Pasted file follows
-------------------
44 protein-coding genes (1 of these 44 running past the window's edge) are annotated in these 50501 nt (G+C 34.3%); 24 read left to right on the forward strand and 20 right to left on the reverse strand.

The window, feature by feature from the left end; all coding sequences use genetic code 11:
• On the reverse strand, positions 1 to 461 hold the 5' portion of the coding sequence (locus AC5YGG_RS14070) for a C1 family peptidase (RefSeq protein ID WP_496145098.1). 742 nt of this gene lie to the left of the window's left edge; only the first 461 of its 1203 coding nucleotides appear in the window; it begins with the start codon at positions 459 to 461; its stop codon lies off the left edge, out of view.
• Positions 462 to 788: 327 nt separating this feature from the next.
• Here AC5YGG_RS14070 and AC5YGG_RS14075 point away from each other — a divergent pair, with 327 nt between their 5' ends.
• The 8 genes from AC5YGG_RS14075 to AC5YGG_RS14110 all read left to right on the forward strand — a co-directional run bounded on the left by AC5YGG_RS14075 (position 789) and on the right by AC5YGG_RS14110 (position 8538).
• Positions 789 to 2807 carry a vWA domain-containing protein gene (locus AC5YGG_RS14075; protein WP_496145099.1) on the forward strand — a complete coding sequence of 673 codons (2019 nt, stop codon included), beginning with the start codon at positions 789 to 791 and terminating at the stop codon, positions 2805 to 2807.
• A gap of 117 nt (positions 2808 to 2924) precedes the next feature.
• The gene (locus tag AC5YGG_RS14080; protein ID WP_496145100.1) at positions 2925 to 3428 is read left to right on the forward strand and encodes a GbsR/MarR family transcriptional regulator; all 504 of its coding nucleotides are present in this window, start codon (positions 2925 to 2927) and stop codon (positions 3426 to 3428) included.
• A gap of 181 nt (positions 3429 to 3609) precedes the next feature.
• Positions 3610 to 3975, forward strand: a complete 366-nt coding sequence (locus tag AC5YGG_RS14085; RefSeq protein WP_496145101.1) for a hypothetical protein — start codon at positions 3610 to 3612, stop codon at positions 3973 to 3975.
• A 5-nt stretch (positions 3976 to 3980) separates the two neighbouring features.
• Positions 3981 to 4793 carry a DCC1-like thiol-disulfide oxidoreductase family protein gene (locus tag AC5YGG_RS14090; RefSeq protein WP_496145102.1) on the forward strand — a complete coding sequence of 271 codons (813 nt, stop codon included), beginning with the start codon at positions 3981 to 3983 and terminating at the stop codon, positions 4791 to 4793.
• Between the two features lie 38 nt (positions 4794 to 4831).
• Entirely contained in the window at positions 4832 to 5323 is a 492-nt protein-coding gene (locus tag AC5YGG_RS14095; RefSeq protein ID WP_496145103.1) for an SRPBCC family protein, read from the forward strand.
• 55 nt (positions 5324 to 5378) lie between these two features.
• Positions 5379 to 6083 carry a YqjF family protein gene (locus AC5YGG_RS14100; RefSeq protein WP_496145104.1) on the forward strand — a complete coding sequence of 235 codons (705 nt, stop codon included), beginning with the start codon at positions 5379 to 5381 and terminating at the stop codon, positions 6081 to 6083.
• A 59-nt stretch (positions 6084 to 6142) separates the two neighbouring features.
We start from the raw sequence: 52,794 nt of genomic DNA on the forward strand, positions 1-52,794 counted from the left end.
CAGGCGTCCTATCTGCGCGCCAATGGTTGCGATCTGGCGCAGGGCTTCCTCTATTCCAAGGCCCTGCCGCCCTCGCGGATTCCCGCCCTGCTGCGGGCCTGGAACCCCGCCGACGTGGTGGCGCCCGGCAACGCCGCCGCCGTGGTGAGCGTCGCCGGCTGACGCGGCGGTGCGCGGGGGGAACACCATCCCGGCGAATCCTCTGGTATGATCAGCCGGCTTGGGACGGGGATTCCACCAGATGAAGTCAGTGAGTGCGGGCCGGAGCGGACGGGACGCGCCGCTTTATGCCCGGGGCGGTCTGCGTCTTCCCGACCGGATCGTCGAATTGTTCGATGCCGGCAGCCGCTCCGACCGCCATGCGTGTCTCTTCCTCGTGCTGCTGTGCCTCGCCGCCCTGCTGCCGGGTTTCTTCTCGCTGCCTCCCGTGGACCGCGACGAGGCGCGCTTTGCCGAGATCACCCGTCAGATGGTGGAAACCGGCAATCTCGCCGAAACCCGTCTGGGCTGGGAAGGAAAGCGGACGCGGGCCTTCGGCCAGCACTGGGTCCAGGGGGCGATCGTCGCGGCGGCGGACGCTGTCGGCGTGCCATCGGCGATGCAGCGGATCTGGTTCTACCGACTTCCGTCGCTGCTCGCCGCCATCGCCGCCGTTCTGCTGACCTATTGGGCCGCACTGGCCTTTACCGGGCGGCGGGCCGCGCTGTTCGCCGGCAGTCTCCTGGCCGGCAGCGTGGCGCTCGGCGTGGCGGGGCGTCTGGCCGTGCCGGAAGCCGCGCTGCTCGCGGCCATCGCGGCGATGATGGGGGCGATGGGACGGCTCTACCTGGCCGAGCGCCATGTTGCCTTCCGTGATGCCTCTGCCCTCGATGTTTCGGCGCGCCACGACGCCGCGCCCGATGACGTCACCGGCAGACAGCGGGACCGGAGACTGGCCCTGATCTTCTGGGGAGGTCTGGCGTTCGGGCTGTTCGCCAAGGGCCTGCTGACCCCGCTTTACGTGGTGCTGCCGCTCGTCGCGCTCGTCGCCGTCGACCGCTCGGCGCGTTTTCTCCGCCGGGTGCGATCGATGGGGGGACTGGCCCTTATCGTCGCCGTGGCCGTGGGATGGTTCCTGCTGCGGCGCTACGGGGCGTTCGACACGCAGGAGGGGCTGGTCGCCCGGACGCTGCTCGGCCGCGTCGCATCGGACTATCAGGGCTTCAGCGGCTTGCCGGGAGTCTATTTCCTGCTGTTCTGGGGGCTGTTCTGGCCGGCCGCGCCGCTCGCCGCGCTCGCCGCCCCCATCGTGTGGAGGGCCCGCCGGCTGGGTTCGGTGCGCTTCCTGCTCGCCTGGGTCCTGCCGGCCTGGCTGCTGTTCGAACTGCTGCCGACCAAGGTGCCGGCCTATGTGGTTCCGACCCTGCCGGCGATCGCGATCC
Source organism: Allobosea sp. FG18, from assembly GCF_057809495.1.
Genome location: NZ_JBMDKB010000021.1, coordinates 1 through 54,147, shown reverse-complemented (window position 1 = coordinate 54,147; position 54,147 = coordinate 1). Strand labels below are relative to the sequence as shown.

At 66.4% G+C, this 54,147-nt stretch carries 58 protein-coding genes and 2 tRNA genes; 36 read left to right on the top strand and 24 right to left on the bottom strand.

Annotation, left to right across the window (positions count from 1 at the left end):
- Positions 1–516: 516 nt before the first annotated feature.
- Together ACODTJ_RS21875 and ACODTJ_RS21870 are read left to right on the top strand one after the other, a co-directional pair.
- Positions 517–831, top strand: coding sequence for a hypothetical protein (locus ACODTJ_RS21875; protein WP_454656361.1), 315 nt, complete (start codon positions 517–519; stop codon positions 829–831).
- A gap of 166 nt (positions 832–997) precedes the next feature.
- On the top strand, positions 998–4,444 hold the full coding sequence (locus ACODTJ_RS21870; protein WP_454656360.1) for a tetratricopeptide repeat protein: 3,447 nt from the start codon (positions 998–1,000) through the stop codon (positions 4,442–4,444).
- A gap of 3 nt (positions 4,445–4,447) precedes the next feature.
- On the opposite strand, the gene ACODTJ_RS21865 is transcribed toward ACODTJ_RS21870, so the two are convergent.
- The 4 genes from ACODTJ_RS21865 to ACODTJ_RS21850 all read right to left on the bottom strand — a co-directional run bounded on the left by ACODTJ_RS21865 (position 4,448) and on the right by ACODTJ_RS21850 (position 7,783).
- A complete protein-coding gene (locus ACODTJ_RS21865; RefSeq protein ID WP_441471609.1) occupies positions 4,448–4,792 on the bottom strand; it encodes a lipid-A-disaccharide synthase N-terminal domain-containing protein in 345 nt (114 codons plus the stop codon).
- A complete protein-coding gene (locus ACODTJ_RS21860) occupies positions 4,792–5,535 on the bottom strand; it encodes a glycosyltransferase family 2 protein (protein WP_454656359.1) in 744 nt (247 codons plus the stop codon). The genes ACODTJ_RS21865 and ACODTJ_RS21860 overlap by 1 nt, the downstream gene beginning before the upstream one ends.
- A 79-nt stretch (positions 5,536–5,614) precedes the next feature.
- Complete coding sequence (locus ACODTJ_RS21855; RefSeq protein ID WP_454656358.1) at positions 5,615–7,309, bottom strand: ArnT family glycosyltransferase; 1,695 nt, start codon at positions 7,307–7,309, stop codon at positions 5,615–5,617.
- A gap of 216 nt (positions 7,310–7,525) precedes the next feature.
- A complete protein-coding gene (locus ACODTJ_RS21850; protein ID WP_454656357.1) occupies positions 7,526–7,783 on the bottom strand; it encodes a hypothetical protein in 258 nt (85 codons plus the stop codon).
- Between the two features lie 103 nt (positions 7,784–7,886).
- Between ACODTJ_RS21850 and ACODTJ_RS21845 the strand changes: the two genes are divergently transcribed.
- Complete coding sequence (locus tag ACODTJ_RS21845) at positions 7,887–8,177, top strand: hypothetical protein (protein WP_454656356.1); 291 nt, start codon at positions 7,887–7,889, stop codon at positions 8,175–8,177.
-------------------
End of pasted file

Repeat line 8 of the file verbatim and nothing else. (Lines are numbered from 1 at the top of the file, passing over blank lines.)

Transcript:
• A gap of 117 nt (positions 2808 to 2924) precedes the next feature.